Alfa Romeo brera 2010 3.2 jts v6

Alfa Romeo Brera Review

Rating: 6.0
$18,780 $22,330 Dealer
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Style over substance. Let’s get one thing out of the way here: the Alfa Romeo Brera isn’t as good as it looks.
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Model Tested:
2010 Alfa Romeo Brera, turbocharged five-cylinder, diesel, six-speed manual transmission

Style over substance. Let’s get one thing out of the way here: the Alfa Romeo Brera isn’t as good as it looks. How could it be? In a world awash with androgynous sporting coupes, it stands out as a beacon of taste and flair – it’s an example of Giugiaro working at the height of his powers and, wherever you go in one, heads are turned. When was the last time you strained your neck to check out the Audi TT driving past you in town?

Launched some five years ago to replace the rakish GTV, to be fair, it moved the game on significantly for Alfa. My cousin once visited me in a GTV Spider that was all of six months old. Painted black and trimmed in gorgeous tan leather upholstery, I fell immediately in lust with it but after ten minutes behind its wheel I’d had enough. Because it started to rain. It wasn’t the operation of its roof that was the problem or the cabin noise that angered me. It was the fact that rainwater was entering the driver’s footwell in alarming quantities. On a six month old car? Come on! Absolutely disgraceful.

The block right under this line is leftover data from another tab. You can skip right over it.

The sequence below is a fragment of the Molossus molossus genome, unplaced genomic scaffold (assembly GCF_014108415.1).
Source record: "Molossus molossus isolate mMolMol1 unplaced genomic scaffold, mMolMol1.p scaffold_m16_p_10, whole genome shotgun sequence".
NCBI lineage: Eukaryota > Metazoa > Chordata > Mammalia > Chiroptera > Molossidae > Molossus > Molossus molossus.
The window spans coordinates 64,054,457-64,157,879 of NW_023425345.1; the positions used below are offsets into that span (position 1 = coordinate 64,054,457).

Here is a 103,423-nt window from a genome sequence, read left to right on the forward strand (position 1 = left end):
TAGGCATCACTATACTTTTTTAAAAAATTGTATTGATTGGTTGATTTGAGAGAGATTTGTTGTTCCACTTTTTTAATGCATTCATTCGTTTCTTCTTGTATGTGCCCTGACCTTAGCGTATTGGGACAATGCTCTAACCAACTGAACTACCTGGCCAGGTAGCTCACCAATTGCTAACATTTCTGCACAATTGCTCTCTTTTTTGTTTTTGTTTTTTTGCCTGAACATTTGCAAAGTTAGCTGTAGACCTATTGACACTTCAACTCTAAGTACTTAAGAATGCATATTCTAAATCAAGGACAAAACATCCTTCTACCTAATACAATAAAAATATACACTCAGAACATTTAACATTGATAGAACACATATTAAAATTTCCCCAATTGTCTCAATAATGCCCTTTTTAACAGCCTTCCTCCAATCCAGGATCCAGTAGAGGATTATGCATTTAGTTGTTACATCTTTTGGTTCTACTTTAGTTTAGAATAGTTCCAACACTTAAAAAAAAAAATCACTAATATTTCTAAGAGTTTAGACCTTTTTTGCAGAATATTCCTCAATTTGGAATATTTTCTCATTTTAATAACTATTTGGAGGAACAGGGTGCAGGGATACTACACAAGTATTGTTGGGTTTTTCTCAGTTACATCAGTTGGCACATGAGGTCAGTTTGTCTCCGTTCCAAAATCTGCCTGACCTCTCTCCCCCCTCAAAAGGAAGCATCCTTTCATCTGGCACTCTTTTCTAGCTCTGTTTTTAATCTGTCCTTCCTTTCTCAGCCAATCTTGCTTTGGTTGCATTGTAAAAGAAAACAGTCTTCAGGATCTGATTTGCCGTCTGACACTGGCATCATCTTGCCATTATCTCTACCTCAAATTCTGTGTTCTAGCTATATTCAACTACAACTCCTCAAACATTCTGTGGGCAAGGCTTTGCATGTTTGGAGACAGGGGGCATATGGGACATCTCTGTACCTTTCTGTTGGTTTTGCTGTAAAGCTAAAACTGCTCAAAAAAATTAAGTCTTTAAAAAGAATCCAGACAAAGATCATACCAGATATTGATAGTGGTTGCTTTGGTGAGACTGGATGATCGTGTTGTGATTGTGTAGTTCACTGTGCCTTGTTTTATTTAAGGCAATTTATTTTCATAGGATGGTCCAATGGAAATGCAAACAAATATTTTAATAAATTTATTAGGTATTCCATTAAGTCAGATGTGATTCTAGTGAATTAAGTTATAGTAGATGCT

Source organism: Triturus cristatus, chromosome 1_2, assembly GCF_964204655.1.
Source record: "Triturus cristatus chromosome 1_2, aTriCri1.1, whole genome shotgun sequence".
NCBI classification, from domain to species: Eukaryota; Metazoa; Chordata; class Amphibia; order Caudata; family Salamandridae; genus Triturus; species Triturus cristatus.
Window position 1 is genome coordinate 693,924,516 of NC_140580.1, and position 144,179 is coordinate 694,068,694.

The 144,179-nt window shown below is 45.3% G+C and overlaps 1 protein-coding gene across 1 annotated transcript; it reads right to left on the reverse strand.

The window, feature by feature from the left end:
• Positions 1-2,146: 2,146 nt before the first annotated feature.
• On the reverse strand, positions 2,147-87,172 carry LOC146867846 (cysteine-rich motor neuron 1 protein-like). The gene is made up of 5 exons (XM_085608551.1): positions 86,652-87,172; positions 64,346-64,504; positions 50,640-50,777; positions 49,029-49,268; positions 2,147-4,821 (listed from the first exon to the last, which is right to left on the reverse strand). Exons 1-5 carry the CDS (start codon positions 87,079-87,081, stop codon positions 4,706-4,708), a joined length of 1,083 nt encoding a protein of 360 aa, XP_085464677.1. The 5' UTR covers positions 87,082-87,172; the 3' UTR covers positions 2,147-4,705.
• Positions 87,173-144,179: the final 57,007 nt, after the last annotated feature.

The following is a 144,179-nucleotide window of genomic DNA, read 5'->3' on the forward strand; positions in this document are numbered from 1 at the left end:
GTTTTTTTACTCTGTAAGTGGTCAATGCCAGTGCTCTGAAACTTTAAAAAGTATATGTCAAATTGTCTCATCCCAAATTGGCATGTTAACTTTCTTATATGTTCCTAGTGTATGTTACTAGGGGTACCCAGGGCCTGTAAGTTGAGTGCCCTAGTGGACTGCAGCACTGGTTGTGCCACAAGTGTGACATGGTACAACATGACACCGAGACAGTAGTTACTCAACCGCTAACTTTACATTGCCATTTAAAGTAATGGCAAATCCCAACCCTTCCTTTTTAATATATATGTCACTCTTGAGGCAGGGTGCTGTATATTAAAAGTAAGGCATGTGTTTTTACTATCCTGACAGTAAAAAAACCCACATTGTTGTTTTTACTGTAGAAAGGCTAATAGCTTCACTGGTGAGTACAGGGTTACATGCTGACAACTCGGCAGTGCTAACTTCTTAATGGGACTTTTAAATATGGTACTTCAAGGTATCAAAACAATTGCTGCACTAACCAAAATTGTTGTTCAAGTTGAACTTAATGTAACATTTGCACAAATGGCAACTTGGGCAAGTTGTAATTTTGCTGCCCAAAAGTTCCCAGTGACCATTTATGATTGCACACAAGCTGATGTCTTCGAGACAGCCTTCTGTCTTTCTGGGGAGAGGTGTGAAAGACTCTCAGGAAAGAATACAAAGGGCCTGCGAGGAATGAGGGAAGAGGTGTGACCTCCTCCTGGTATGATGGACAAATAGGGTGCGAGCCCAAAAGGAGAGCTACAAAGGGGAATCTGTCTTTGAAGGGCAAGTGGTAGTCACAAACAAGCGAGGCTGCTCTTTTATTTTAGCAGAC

Alfa Romeo knew damn well that it had to sharpen up its act with the Brera. Having wowed potential customers with the ItalDesign show car in 2003, the company bowed to public pressure and put it into production. The show car had been based on a Maserati but the production model ended up being built around the architecture of the less exotic Alfa Romeo 159, with which it shares some obvious design cues inside and out, as well as engines and transmissions.

And it’s design that the Brera scores so highly on. It’s an absolutely beautiful thing to behold and still looks as fresh today as it did in late 2005, when us hacks first got to experience it. It does look a bit dumpy when viewed from the side but from the rear, the front or front/rear three quarters, it’s sensational. A high waist and low roof line give an unmistakable coupé stance and the triple lamp arrangement up front lends an angry, macho look that perfectly combines with the feminine touches elsewhere. The dark glass roof panel that my car was fitted with looks brilliant, too.

But it’s not all sweetness and light with the Brera, as you might have guessed. Open the door and climb in. First impressions? Light years ahead of the GTV this thing replaced. The dashboard design shows Alfa’s priority is the driver with the aluminium trimmed centre console angled towards him or her. Deeply cowled instruments nestle behind the wheel – very Alfa – and the wheel itself is nicely styled. It all looks lovely.

However, the seats are positioned so high that taller drivers may have to get their coupé thrills elsewhere, especially if the Brera in question hasn’t been fitted with that glass roof. The column stalks look nice enough but their edges are rough and cheap to the touch, while the gear shifter feels similarly nasty. But it’s in the rear accommodation that the joke wears rather thin because the rear seats are totally, utterly useless. We’re used to smallish coupés having cramped rears but the Brera takes this to another level. For amputees only.